Objectives The aim of this report is to present the large deciduous tooth collection of identified children that is housed at the National Research Center on Human Evolution (CENIEH) in Burgos, Spain. Methods Yearly, members of the Dental Anthropology Group of the CENIEH are in charge of collecting the teeth and registering all the relevant information from the donors at the time of collection. In compliance with Spanish Law 14/2007 of July 3, 2007, on Biomedical Research (BOE-A-2007-12945), all individuals are guaranteed anonymity and confidentiality. When the donor hands in the tooth, they fill out a Donor Information Form and sign the Informed Consent Form. At the same time, another person completes the data label for the transparent polyethylene zip lock bag where the tooth is temporarily stored. All teeth are then transferred to the CENIEH Restoration lab, where the specialists apply the same protocol as for the fossil remains. Results Although the sample is still growing, from the first collection campaign in 2014 to date it comprises 2977 teeth of children whose ages of tooth loss are between 2 and 15 years. Each tooth is associated with basic information of the individuals and their parents and grandparents (sex, date, and place of birth, ancestry, country of residence), as well as important data about early life history (pregnancy duration, breastfeeding, bottle-feeding) and other relevant information provided by the donors (such as if they are twins, dental loss, or dental extraction). Conclusions Due to the scarcity of deciduous dental samples available, the Ratón Pérez collection represents a highly valuable sample for a wide range of disciplines such as forensic, dental, and anthropological fields among others.
The Chinese Middle Pleistocene fossils from Hexian, Xichuan, Yiyuan, and Zhoukoudian have been generally classified as Homo erectus s.s. These hominins share some primitive features with other Homo specimens, but they also display unique cranial and dental traits. Thus, the Chinese Middle Pleistocene hominins share with other European and Asian hominin populations the so-called ‘Eurasian dental pattern’. The late Early Pleistocene hominins from Gran Dolina-TD6.2 (Spain), representing the species Homo antecessor, also exhibit the Eurasian dental pattern, which may suggest common roots. To assess phylogenetic affinities of these two taxa, we evaluated and compared nonmetric and metric dental features and interpreted morphological differences within a comparative hominin framework. We determined that the robust roots of the molars, the shelf-like protostylid, the dendrite-like pattern of the enamel-dentine junction surface of the upper fourth premolars and molars, the strongly folded dentine of the labial surface of the upper incisors, and the rare occurrence of a mid-trigonid crest in the lower molars, are all characteristic of Chinese H. erectus. With regard to H. antecessor, we observed the consistent expression of a continuous mid-trigonid crest, the absence of a cingulum in the upper canines, a complex root pattern of the lower premolars, and a rhomboidal occlusal contour and occlusal polygon and protrusion in the external outline of a large a bulging hypocone in the first and second upper molars. Using two-dimensional geometric morphometrics, we further demonstrated that H. antecessor falls outside the range of variation of Chinese H. erectus for occlusal crown outline shape, the orientation of occlusal grooves, and relative locations of anterior and posterior foveae in the P4s, P3s, M1s, M2s, and M2s. Given their geographic and temporal separation, the differences between these two species suggest their divergence occurred at some point in the Early Pleistocene, and thereafter they followed different evolutionary paths.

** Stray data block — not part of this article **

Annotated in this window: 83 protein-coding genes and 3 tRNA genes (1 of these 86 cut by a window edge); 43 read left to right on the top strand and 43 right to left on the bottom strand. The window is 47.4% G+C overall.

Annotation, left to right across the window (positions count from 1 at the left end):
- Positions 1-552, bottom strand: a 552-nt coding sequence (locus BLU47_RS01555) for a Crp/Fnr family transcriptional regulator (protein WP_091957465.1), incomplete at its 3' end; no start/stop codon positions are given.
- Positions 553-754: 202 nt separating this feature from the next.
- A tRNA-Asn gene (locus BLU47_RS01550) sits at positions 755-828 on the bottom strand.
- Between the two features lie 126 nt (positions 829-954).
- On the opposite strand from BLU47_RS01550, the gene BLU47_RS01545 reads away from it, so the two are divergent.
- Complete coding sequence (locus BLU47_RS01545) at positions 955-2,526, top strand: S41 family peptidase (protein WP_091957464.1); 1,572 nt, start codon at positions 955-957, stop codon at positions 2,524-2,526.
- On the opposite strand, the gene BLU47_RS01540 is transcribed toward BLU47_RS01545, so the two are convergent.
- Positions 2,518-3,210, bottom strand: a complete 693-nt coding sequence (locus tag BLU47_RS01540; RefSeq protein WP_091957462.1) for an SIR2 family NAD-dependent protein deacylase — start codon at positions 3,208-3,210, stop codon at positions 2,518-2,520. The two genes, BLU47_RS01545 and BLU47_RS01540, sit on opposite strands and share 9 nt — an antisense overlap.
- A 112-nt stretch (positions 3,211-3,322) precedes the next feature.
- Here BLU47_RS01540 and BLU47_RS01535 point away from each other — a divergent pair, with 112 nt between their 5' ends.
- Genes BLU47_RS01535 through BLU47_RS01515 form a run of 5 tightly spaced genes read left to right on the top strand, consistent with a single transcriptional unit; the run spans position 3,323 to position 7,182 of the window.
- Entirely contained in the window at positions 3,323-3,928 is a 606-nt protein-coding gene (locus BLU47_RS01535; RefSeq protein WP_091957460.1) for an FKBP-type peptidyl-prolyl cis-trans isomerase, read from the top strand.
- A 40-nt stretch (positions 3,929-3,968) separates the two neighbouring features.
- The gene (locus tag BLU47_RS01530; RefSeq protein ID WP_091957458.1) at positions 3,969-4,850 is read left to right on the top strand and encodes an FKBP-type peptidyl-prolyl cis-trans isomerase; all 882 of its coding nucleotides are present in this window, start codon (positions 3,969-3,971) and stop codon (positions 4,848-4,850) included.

The Inhibitory Cascade Model was proposed by Kavanagh and colleagues (Nature, 449, 427–433 ) after their experimental studies on the dental development of murine rodent species. These authors described an activator–inhibitor mechanism that has been employed to predict evolutionary size patterns of mammalian teeth, including hominins. In the present study, we measured the crown area of the three lower permanent molars (M1, M2, and M3) of a large recent modern human sample of male and female individuals from a collection preserved at the Institute of Anthropology of the University of Coimbra (Portugal). The main aim of the present study is to test if the size molar patterns observed in this human sample fits the Inhibitory Cascade Model. For this purpose, we first measured the crown area in those individuals preserving the complete molar series. Measurements were taken in photographs, using a planimeter and following well-tested techniques used in previous works. We then plot the M3/M1 and M2/M1 size ratios. Our results show that the premise of the Inhibitory Cascade Model, according to which the average of the crown area of M2 is approximately one-third of the sum of the crown area of the three molars, is fulfilled. However, our results also show that the individual values of a significant number of males and females are out of the 95% confidence interval predicted by the Inhibitory Cascade Model in rodents. As a result, the present analyses suggest that neither the sample of males, nor that of females, nor the pooled sample fits the Inhibitory Cascade Model. It is important to notice that, although this model has been successfully tested in a large number of current human populations, to the best of our knowledge this is the first study in which individual data have been obtained in a recent human population rather than using the average of the sample. Our results evince that, at the individual level, some factors not yet known could interfere with this model masking the modulation of the size on the molar series in modern humans. We suggest that the considerable delay in the onset of M3 formation in modern humans could be related to a weakening of the possible activation/inhibition process for this tooth. Finally, and in support of our conclusions, we have checked that the absolute and relative size of M1 and M2 is not related to the M3 agenesis in our sample. In line with other studies in primates, our results do not support the Inhibitory Cascade Model in a recent human sample. Further research is needed to better understand the genetic basis of this mechanism and its relationship to the phenotype. In this way, we may be able to find out which evolutionary changes may be responsible for the deviations observed in many species, including Homo sapiens.